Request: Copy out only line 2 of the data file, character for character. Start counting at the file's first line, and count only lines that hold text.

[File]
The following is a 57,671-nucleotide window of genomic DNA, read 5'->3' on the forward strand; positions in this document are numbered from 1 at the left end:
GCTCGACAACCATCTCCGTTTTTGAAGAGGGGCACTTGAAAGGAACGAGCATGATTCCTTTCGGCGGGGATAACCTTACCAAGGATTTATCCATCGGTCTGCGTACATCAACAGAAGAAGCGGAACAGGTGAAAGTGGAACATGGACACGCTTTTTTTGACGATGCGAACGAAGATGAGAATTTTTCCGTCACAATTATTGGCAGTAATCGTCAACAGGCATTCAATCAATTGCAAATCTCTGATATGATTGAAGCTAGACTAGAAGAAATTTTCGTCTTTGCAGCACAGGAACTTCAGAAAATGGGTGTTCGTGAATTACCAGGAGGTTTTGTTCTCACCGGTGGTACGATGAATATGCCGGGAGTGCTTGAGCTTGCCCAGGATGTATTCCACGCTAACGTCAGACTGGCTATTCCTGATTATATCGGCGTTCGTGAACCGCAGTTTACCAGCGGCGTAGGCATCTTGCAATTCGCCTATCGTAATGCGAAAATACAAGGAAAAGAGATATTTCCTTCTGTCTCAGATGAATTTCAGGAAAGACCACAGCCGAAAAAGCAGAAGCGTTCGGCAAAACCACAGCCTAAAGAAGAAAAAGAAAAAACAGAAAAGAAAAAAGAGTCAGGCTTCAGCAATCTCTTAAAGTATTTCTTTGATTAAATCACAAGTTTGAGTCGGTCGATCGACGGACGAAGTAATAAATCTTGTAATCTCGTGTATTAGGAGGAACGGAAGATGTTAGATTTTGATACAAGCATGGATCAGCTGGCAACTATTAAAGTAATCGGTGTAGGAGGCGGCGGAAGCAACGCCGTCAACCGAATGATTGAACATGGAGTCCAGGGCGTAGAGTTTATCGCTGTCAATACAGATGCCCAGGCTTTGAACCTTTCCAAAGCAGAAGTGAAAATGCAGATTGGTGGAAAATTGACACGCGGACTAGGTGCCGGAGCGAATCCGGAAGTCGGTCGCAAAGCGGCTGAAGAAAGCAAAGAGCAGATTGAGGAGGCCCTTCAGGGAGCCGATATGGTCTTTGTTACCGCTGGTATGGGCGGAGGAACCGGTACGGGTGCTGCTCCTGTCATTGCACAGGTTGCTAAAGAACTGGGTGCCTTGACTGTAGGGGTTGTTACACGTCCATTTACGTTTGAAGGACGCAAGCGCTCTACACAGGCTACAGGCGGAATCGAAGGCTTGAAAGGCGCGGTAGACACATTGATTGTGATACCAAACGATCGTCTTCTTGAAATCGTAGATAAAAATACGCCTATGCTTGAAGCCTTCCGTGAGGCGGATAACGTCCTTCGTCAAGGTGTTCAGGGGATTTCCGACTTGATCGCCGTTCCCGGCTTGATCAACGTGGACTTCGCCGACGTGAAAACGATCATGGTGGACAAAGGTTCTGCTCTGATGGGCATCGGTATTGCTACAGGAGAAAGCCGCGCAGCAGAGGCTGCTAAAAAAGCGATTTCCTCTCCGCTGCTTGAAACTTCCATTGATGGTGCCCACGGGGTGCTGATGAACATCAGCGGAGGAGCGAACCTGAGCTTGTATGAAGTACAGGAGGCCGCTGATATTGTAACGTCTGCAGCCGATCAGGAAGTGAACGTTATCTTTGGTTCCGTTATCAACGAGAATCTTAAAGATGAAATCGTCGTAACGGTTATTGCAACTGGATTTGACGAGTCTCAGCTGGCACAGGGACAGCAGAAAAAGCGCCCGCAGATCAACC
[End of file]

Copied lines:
GCTCGACAACCATCTCCGTTTTTGAAGAGGGGCACTTGAAAGGAACGAGCATGATTCCTTTCGGCGGGGATAACCTTACCAAGGATTTATCCATCGGTCTGCGTACATCAACAGAAGAAGCGGAACAGGTGAAAGTGGAACATGGACACGCTTTTTTTGACGATGCGAACGAAGATGAGAATTTTTCCGTCACAATTATTGGCAGTAATCGTCAACAGGCATTCAATCAATTGCAAATCTCTGATATGATTGAAGCTAGACTAGAAGAAATTTTCGTCTTTGCAGCACAGGAACTTCAGAAAATGGGTGTTCGTGAATTACCAGGAGGTTTTGTTCTCACCGGTGGTACGATGAATATGCCGGGAGTGCTTGAGCTTGCCCAGGATGTATTCCACGCTAACGTCAGACTGGCTATTCCTGATTATATCGGCGTTCGTGAACCGCAGTTTACCAGCGGCGTAGGCATCTTGCAATTCGCCTATCGTAATGCGAAAATACAAGGAAAAGAGATATTTCCTTCTGTCTCAGATGAATTTCAGGAAAGACCACAGCCGAAAAAGCAGAAGCGTTCGGCAAAACCACAGCCTAAAGAAGAAAAAGAAAAAACAGAAAAGAAAAAAGAGTCAGGCTTCAGCAATCTCTTAAAGTATTTCTTTGATTAAATCACAAGTTTGAGTCGGTCGATCGACGGACGAAGTAATAAATCTTGTAATCTCGTGTATTAGGAGGAACGGAAGATGTTAGATTTTGATACAAGCATGGATCAGCTGGCAACTATTAAAGTAATCGGTGTAGGAGGCGGCGGAAGCAACGCCGTCAACCGAATGATTGAACATGGAGTCCAGGGCGTAGAGTTTATCGCTGTCAATACAGATGCCCAGGCTTTGAACCTTTCCAAAGCAGAAGTGAAAATGCAGATTGGTGGAAAATTGACACGCGGACTAGGTGCCGGAGCGAATCCGGAAGTCGGTCGCAAAGCGGCTGAAGAAAGCAAAGAGCAGATTGAGGAGGCCCTTCAGGGAGCCGATATGGTCTTTGTTACCGCTGGTATGGGCGGAGGAACCGGTACGGGTGCTGCTCCTGTCATTGCACAGGTTGCTAAAGAACTGGGTGCCTTGACTGTAGGGGTTGTTACACGTCCATTTACGTTTGAAGGACGCAAGCGCTCTACACAGGCTACAGGCGGAATCGAAGGCTTGAAAGGCGCGGTAGACACATTGATTGTGATACCAAACGATCGTCTTCTTGAAATCGTAGATAAAAATACGCCTATGCTTGAAGCCTTCCGTGAGGCGGATAACGTCCTTCGTCAAGGTGTTCAGGGGATTTCCGACTTGATCGCCGTTCCCGGCTTGATCAACGTGGACTTCGCCGACGTGAAAACGATCATGGTGGACAAAGGTTCTGCTCTGATGGGCATCGGTATTGCTACAGGAGAAAGCCGCGCAGCAGAGGCTGCTAAAAAAGCGATTTCCTCTCCGCTGCTTGAAACTTCCATTGATGGTGCCCACGGGGTGCTGATGAACATCAGCGGAGGAGCGAACCTGAGCTTGTATGAAGTACAGGAGGCCGCTGATATTGTAACGTCTGCAGCCGATCAGGAAGTGAACGTTATCTTTGGTTCCGTTATCAACGAGAATCTTAAAGATGAAATCGTCGTAACGGTTATTGCAACTGGATTTGACGAGTCTCAGCTGGCACAGGGACAGCAGAAAAAGCGCCCGCAGATCAACC